The reason for this was to avoid ultra-long lists of parameters such as long lists of icons in

I am not a UI designer so if someone has better ideas they are always a consideration

Yeah, I could see that, although it’s not bad on my 4k monitor I could imagine it’s not great at 1080p. One possible solution would be to give lengthy property lists a special class that constrains it to a max-height (icons seem to be an outlier). At that point a scroll bar would be tolerable, but a better solution would be to have a “Show More” link at the bottom, and after clicking the rest would be visible. something like this:

Yes, indeed for the type UILayout, a complete list is not suitable.

The idea of testure seems to be a good compromise, however, automatic code generation is excellent for batch processing, and bad on a case-by-case basis.
Suddenly, we would have a “Show more” for all definitions.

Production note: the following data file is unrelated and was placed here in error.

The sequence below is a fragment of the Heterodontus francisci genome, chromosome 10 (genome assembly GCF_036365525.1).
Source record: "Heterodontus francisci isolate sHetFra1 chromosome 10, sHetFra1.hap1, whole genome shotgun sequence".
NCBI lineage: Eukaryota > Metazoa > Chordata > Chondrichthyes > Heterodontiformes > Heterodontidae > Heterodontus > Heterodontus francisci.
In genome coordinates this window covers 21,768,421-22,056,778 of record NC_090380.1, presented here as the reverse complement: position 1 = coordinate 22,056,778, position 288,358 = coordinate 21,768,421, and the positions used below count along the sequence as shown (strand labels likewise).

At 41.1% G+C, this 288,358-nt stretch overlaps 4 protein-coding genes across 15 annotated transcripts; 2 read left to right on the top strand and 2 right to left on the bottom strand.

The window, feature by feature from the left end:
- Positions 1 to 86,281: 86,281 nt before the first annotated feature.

Whereas with the current “max-height”, the browser chooses itself to display or not a scrollable list.

with something like jquery though it’s fairly trivial and doesn’t require any type of change to automatic documentation. A simple selector like this would give you access to the problematic list items, and then you could do whatever you wanted with them (add a class, append new HTML, etc):

$("td.field-body li:contains('enum in [')").addClass('max_height_controlled')

Yes, with javascript, we can have anything we want.
You can also modify the entire structure inside the browser with a script.
But, if I’m not mistaken @Blendify , the documentation is intended to be a static site, to be viewed on small machines (tablet, laptop, smartphone)

If using a more complex Javascript script is not a barrier (?), this would resolve many situations

looking at the source of the site right now and there are already 8 different JS files being imported (including jquery).

Yes I see.
This is the minimum for browser compatibility, navigation and the search bar,

note: your proposal is good.
but it is on a case by case basis. Like a bandage. Over time, we may end up with several different cases that change the whole appearance of the site.

unfortunately this is a fundamental reality of web development, you have to decide if you want to solve edge cases or be satisfied with an imperfect result.